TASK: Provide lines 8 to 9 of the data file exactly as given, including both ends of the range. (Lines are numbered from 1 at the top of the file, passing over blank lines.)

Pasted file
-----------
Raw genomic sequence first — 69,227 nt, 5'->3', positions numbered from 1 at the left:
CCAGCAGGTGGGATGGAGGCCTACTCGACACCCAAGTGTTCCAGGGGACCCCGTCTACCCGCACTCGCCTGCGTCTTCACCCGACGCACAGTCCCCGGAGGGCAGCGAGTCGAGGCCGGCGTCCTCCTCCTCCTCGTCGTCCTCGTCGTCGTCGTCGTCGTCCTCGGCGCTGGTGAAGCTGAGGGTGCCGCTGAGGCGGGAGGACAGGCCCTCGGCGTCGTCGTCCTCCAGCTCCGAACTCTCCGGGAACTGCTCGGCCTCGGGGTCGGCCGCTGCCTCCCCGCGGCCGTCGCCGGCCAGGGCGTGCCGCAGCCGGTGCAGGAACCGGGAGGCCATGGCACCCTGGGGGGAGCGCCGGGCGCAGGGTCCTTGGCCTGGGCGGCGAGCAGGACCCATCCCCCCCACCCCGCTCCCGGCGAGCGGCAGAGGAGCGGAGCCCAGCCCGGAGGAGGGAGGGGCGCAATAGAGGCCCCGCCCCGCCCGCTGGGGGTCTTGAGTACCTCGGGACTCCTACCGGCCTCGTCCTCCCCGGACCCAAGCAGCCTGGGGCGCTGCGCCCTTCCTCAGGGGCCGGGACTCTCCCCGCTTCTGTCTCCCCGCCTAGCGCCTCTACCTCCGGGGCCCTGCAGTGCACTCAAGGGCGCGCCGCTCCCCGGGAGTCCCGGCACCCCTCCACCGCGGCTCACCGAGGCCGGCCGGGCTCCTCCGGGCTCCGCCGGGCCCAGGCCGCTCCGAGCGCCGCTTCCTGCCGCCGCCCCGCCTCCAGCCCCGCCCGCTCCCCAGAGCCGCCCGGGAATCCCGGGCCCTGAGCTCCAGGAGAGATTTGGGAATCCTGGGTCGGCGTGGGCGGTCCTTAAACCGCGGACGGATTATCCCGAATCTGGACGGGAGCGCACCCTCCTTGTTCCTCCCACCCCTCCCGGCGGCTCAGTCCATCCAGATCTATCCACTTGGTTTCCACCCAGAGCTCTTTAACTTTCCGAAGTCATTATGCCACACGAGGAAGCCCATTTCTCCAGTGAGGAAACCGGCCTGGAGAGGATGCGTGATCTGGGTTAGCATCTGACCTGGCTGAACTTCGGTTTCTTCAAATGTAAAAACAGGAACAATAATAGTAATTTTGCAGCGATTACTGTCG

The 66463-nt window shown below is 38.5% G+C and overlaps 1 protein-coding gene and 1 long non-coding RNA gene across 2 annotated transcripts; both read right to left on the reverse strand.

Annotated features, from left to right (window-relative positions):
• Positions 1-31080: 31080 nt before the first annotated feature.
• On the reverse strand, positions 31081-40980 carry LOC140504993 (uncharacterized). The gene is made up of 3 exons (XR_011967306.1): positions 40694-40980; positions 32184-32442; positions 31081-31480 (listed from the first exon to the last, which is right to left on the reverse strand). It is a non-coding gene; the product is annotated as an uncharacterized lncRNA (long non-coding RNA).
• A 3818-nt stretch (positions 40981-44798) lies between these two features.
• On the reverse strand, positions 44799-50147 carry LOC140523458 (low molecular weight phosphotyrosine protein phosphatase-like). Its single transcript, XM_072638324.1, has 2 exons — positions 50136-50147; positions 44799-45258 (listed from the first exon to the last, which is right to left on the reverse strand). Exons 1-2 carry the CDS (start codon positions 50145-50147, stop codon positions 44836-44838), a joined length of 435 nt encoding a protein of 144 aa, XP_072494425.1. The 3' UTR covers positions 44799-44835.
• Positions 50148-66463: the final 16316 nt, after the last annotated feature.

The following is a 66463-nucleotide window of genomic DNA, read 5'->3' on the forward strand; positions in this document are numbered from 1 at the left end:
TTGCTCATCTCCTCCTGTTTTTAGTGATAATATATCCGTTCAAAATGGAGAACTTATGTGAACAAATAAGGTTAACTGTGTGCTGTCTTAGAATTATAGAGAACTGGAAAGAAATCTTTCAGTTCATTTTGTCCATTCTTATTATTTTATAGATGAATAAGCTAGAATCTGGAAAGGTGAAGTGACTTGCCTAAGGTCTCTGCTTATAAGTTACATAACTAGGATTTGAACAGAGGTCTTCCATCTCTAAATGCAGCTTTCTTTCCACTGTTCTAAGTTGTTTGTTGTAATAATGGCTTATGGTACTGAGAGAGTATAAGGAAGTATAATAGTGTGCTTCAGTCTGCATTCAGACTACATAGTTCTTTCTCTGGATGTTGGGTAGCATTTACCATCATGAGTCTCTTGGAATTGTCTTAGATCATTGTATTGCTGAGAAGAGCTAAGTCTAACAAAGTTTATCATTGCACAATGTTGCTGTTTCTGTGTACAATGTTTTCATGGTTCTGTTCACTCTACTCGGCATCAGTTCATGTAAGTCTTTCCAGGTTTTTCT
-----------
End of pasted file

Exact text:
• On the reverse strand, positions 44799-50147 carry LOC140523458 (low molecular weight phosphotyrosine protein phosphatase-like). Its single transcript, XM_072638324.1, has 2 exons — positions 50136-50147; positions 44799-45258 (listed from the first exon to the last, which is right to left on the reverse strand). Exons 1-2 carry the CDS (start codon positions 50145-50147, stop codon positions 44836-44838), a joined length of 435 nt encoding a protein of 144 aa, XP_072494425.1. The 3' UTR covers positions 44799-44835.
• Positions 50148-66463: the final 16316 nt, after the last annotated feature.